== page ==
“I hope not,” replied Billy; “but I told Rosa to delay luncheon, anyway, till we get here. I—” She stopped abruptly and turned a listening ear toward the door of Aunt Hannah's room, which was open. A clock was striking. “Mercy! that can't be eleven now,” she cried. “But it must be—it was ten before I came up-stairs.” She got to her feet hurriedly.

Aunt Hannah put out a restraining hand.

“No, no, dear, that's half-past ten.”

“But it struck eleven.”

“Yes, I know. It does—at half-past ten.”

“Why, the little wretch,” laughed Billy, dropping back into her chair and picking up her work again. “The idea of its telling fibs like that and frightening people half out of their lives! I'll have it fixed right away. Maybe John can do it—he's always so handy about such things.”

“But I don't want it fixed,” demurred Aunt Hannah.

Billy stared a little.

“You don't want it fixed! Maybe you like to have it strike eleven when it's half-past ten!” Billy's voice was merrily sarcastic.

“Y-yes, I do,” stammered the lady, apologetically. “You see, I—I worked very hard to fix it so it would strike that way.”

Aunt Hannah!

“Well, I did,” retorted the lady, with unexpected spirit. “I wanted to know what time it was in the night—I'm awake such a lot.”

“But I don't see.” Billy's eyes were perplexed. “Why must you make it tell fibs in order to—to find out the truth?” she laughed.

Aunt Hannah elevated her chin a little.

“Because that clock was always striking one.”


“Yes—half-past, you know; and I never knew which half-past it was.”

“But it must strike half-past now, just the same!”

“It does.” There was the triumphant ring of the conqueror in Aunt Hannah's voice. “But now it strikes half-past on the hour, and the clock in the hall tells me then what time it is, so I don't care.”

For one more brief minute Billy stared, before a sudden light of understanding illumined her face. Then her laugh rang out gleefully.

“Oh, Aunt Hannah, Aunt Hannah,” she gurgled. “If Bertram wouldn't call you the limit—making a clock strike eleven so you'll know it's half-past ten!”

Aunt Hannah colored a little, but she stood her ground.

“Well, there's only half an hour, anyway, now, that I don't know what time it is,” she maintained, “for one or the other of those clocks strikes the hour every thirty minutes. Even during those never-ending three ones that strike one after the other in the middle of the night, I can tell now, for the hall clock has a different sound for the half-hours, you know, so I can tell whether it's one or a half-past.”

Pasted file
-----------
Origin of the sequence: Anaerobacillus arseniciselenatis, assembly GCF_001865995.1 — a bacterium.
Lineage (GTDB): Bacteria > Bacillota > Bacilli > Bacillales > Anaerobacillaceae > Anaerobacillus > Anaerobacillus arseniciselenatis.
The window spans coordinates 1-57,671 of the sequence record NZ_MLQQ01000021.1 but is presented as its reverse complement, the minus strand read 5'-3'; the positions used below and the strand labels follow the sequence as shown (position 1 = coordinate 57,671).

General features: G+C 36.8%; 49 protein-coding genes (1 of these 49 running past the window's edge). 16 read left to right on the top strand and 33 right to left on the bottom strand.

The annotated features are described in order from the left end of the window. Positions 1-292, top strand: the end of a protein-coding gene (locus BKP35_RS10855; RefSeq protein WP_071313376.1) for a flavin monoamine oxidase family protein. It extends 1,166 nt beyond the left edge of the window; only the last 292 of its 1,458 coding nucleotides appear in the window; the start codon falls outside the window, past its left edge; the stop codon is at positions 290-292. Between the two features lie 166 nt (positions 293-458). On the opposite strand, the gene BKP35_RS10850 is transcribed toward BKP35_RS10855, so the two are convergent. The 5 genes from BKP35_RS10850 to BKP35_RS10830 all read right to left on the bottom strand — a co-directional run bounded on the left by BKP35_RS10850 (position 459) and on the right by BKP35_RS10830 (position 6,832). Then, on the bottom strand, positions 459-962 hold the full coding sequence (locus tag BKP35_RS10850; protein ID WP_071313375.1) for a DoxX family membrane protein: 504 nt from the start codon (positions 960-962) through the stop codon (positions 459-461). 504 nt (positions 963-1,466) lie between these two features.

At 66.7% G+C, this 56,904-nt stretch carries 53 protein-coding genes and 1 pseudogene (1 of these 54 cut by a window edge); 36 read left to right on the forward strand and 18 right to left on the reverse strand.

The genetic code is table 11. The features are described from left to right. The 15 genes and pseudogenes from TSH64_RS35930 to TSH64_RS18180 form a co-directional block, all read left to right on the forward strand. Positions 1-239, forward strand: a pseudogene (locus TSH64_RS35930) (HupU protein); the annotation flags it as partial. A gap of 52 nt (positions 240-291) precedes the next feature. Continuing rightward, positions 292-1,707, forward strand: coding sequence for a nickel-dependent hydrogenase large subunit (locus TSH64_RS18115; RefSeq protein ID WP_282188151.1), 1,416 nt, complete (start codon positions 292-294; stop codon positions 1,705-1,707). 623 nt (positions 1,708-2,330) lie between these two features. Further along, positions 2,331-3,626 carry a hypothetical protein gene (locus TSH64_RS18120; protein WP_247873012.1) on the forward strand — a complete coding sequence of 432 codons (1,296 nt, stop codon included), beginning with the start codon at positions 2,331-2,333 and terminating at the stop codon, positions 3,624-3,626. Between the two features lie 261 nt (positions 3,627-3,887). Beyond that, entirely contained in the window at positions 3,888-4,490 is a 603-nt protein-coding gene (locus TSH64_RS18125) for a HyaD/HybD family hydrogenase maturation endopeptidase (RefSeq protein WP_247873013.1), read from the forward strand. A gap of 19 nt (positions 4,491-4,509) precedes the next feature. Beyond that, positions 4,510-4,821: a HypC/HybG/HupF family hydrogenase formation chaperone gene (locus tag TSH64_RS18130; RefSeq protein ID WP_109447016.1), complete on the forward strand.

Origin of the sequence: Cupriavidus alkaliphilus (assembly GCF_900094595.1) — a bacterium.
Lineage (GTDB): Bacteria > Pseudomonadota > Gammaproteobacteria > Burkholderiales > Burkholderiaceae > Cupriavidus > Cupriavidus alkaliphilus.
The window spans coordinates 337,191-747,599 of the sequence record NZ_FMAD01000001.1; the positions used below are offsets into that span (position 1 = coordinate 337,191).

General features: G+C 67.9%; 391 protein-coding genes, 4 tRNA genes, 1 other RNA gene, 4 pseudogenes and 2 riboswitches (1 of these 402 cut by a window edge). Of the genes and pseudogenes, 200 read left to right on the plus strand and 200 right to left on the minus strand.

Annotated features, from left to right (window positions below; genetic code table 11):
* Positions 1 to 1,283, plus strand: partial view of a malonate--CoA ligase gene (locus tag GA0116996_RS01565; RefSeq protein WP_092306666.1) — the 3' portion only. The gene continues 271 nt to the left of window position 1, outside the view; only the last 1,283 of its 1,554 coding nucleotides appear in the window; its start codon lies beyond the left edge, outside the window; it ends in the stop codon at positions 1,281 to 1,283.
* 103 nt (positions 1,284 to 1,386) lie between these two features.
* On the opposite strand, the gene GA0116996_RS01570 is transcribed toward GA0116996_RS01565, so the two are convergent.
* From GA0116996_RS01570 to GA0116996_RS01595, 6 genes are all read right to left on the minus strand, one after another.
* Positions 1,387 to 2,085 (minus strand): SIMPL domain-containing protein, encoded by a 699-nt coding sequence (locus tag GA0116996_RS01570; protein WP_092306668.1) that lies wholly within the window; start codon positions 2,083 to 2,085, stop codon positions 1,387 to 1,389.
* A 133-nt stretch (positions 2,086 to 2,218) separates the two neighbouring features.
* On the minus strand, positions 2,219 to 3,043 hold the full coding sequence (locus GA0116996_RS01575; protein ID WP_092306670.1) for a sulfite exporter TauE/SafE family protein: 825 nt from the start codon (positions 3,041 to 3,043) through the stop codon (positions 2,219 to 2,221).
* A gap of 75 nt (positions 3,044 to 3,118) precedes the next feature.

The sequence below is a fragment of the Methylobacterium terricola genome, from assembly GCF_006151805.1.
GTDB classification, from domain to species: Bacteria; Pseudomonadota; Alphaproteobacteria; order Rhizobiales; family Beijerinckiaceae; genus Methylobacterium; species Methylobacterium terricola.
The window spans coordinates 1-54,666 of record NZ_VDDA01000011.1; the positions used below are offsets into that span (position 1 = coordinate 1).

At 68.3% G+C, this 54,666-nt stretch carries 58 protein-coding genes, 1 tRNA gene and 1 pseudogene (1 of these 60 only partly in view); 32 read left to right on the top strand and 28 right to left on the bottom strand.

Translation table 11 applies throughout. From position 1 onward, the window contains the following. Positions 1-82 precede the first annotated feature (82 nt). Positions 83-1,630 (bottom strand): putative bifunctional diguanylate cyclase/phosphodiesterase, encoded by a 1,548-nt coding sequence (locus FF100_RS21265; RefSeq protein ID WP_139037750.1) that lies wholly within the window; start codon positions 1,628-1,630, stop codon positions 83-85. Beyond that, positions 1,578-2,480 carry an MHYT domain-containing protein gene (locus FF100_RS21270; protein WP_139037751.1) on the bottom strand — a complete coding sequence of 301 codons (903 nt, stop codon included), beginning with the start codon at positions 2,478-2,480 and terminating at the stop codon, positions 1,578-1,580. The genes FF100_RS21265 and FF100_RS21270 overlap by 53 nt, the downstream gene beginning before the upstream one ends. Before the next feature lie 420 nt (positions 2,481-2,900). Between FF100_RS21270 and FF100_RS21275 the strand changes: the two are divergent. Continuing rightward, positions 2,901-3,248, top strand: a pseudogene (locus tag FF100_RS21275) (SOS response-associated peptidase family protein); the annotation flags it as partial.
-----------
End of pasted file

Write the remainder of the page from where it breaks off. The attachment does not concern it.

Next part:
“Of course,” chuckled Billy.

“I'm sure I think it's a splendid idea,” chimed in Marie, valiantly; “and I'm going to write it to mother's Cousin Jane right away. She's an invalid, and she's always lying awake nights wondering what time it is. The doctor says actually he believes she'd get well if he could find some way of letting her know the time at night, so she'd get some sleep; for she simply can't go to sleep till she knows. She can't bear a light in the room, and it wakes her all up to turn an electric switch, or anything of that kind.”

“Why doesn't she have one of those phosphorous things?” questioned Billy.

Marie laughed quietly.

“She did. I sent her one,—and she stood it just one night.”

“Stood it!”

“Yes. She declared it gave her the creeps, and that she wouldn't have the spooky thing staring at her all night like that. So it's got to be something she can hear, and I'm going to tell her Mrs. Stetson's plan right away.”

“Well, I'm sure I wish you would,” cried that lady, with prompt interest; “and she'll like it, I'm sure. And tell her if she can hear a town clock strike, it's just the same, and even better; for there aren't any half-hours at all to think of there.”

“I will—and I think it's lovely,” declared Marie.

“Of course it's lovely,” smiled Billy, rising; “but I fancy I'd better go and get ready to meet Mrs. Hartwell, or the 'lovely' thing will be telling me that it's half-past eleven!” And she tripped laughingly from the room.

Promptly at the appointed time John with Peggy drew up before the door, and Billy, muffled in furs, stepped into the car, which, with its protecting top and sides and glass wind-shield, was in its winter dress.

“Yes'm, 'tis a little chilly, Miss,” said John, in answer to her greeting, as he tucked the heavy robes about her.